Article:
Utagawa Kunisada/Toyokuni III (1786-1865) Ichikawa Kodanji as Saimyoji Tokiyori and Ichikawa Ebizo as Sano Genzaemon Tsuneyo, 1858. Oban.
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This print, from a series of possibly imaginary kabuki scenes, is typical of Kunisada’s late, confident style. The colouration and the characterisation here are bold and vigorous and it is a strikingly powerful composition. It was not uncommon (given censorship at the time), for artists to imagine popular actors of the day in roles that they never actually performed or in plays that were never written and this series may be a case in point, (although dramas do exist of the subject, notably Mitsu Uroko Katoku Biraki ).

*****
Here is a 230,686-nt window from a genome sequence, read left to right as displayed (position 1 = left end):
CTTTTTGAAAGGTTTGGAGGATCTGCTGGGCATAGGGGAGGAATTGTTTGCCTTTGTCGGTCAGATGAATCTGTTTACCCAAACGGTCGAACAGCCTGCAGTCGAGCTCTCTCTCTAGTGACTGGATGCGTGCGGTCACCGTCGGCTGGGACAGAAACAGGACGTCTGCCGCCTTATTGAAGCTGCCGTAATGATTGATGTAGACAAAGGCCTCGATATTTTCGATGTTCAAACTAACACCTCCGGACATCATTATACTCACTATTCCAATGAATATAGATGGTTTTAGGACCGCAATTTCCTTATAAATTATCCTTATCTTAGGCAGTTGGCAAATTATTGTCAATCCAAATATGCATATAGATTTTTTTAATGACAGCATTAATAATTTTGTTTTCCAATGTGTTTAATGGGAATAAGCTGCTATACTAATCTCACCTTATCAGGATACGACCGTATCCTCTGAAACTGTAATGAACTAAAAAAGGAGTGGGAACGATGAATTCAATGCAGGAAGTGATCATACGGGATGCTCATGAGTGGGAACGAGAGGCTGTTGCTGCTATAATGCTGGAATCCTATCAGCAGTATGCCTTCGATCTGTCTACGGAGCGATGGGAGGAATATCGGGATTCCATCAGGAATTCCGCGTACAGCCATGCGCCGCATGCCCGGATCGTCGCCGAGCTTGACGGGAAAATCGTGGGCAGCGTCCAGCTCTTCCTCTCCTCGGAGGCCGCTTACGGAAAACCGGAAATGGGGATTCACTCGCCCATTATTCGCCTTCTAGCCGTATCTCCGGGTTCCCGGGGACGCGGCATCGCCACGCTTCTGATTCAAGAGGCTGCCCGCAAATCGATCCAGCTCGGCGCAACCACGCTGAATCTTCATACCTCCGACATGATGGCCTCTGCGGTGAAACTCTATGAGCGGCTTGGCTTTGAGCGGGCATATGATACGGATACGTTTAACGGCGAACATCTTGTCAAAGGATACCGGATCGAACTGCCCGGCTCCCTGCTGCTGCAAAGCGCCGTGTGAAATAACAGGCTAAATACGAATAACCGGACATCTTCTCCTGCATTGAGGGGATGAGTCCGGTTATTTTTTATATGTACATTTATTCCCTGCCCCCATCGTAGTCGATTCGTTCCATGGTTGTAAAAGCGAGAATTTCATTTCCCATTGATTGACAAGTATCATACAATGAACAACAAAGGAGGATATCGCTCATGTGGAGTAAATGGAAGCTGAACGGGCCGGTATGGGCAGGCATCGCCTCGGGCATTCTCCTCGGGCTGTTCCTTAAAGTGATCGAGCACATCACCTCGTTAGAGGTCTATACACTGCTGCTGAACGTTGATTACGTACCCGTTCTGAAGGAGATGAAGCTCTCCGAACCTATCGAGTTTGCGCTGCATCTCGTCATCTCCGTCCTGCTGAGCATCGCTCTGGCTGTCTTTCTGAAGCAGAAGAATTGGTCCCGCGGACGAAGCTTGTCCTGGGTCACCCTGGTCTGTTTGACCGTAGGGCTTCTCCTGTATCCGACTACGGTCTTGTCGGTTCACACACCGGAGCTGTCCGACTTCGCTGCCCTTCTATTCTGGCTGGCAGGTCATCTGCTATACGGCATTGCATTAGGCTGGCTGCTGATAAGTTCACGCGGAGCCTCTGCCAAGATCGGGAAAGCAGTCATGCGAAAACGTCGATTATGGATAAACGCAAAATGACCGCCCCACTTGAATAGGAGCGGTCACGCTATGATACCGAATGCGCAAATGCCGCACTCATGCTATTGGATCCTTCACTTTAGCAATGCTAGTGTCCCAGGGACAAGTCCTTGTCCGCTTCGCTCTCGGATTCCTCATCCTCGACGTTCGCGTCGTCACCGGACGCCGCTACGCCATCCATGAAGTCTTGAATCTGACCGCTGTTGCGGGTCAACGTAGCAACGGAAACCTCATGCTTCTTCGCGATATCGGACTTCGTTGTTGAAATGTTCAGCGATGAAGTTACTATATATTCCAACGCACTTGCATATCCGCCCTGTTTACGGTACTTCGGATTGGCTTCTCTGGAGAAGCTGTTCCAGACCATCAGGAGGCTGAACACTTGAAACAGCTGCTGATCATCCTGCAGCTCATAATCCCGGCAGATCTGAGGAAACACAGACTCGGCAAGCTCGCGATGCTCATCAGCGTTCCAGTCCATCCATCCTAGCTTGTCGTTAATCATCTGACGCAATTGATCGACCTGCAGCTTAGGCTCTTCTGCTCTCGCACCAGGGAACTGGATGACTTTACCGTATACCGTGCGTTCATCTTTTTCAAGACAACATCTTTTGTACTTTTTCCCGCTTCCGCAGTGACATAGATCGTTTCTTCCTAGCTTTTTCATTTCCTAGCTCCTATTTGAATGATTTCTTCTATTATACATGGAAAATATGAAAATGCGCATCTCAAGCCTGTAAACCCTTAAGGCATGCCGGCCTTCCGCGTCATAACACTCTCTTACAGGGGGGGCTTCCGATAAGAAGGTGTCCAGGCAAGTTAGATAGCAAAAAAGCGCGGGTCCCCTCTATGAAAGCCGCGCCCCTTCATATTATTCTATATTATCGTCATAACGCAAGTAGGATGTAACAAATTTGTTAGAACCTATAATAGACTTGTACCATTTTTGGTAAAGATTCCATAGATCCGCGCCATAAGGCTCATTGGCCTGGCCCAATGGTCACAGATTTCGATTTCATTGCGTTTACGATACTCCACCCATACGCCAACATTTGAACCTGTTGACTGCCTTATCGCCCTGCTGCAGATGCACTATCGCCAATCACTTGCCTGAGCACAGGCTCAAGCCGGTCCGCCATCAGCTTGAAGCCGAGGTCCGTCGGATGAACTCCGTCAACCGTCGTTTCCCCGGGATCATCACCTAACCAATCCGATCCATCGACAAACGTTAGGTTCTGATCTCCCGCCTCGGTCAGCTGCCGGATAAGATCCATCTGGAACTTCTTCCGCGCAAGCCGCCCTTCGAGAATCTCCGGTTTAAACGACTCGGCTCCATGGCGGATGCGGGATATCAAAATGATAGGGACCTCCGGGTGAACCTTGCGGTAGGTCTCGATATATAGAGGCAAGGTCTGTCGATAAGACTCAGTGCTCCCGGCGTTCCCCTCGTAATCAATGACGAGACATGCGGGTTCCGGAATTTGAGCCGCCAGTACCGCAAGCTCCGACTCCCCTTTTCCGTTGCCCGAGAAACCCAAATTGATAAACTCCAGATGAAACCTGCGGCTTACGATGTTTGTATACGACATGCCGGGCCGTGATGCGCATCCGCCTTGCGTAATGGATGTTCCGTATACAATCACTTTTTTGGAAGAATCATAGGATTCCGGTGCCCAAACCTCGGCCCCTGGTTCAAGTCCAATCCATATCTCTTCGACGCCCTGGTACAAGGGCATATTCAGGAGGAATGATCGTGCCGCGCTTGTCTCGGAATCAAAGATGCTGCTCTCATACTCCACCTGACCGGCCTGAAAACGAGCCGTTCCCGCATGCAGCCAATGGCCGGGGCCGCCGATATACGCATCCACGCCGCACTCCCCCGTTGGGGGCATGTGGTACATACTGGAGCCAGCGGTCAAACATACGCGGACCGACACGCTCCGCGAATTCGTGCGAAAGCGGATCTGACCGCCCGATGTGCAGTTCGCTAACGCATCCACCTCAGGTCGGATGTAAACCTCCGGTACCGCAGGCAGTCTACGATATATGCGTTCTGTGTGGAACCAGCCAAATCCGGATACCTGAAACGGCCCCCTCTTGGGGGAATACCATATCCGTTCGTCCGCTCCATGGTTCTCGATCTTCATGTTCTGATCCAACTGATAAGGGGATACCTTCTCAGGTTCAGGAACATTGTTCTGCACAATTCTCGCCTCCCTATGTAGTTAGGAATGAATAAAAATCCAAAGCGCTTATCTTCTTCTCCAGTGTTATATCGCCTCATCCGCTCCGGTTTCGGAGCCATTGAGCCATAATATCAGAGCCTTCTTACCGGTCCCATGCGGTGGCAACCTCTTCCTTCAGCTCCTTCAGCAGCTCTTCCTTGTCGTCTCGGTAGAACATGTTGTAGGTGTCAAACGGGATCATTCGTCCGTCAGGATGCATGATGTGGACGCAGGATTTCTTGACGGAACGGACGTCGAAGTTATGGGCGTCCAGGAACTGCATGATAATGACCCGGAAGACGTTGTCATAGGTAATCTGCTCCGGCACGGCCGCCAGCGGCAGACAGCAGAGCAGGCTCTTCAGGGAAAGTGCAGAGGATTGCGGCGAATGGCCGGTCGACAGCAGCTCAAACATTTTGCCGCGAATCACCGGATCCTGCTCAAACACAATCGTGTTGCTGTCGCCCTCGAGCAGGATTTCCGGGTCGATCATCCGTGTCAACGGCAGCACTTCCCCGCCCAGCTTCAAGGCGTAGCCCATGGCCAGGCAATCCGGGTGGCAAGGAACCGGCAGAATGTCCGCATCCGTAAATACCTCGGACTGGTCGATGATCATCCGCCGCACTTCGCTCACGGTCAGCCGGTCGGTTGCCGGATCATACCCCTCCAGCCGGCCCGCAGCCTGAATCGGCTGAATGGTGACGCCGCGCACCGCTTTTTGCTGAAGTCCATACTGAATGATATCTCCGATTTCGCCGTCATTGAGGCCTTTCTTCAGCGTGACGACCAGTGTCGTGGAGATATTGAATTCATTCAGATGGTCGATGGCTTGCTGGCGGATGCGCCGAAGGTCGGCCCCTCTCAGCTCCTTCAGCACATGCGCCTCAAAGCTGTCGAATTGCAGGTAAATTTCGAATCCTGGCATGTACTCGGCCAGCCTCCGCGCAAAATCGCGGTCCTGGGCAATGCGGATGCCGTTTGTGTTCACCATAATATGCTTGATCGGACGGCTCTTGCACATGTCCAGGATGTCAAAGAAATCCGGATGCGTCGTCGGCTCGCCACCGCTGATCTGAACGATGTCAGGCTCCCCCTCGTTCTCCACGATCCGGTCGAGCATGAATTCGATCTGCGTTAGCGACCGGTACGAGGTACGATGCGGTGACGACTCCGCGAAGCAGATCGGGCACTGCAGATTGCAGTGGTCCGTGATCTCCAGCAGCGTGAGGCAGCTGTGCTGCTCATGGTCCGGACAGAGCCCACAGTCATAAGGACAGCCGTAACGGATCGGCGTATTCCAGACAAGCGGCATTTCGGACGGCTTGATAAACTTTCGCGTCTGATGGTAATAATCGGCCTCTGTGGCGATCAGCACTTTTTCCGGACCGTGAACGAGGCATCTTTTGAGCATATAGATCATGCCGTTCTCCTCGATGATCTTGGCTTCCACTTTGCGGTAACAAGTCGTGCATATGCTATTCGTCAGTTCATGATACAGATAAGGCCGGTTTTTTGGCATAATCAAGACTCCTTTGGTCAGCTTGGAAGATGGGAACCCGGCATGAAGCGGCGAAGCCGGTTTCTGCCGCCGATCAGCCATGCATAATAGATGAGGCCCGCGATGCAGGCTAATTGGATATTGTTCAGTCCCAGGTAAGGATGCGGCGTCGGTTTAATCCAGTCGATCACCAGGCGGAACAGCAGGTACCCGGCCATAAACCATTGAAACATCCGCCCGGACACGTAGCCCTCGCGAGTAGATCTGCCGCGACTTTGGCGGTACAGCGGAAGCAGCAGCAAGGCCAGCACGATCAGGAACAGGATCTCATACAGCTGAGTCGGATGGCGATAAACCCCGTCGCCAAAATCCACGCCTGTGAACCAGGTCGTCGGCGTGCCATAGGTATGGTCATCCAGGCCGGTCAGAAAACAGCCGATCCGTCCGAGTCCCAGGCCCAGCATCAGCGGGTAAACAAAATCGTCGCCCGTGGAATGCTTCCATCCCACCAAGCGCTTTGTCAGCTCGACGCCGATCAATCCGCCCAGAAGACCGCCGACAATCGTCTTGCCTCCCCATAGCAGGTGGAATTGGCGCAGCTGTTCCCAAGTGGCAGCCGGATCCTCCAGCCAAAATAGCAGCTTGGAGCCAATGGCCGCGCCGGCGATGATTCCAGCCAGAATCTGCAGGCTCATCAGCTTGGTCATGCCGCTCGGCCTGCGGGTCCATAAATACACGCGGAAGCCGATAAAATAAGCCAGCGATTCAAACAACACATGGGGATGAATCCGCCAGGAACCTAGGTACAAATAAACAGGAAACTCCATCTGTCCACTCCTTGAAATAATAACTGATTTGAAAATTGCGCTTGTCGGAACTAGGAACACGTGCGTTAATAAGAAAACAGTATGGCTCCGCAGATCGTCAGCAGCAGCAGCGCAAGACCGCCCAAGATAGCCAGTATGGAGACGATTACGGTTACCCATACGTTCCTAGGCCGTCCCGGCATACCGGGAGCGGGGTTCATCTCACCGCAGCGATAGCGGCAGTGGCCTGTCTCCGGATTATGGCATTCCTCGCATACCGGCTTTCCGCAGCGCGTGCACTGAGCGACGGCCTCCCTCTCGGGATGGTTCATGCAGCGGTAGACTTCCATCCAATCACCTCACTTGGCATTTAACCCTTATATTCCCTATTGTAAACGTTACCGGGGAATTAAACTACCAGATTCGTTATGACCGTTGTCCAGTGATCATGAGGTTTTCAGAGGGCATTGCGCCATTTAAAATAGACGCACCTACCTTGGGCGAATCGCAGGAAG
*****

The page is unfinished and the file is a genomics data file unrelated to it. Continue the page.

The story illustrated is a little bit like the western legend of Wenceslas. A King, Tokiyori travels the winter landscape in disguise and calls at the house of a poor samurai who has lost everything except his three treasured bonsai trees. Nevertheless and not knowing the king's identity, he chops up the trees to make a fire for his guest and promises his loyalty to the king in time of crisis. Later when the king calls for soldiers the old samurai turns up and the king rewards him with three provinces - one for each of his trees. Kunisada shows Tokiyori in the grey robes of a Buddhist priest and Ebizo as the startled Tsuneyo in the foreground.
The print is in fine condition, trimmed to the image. Colour and impression are also fine.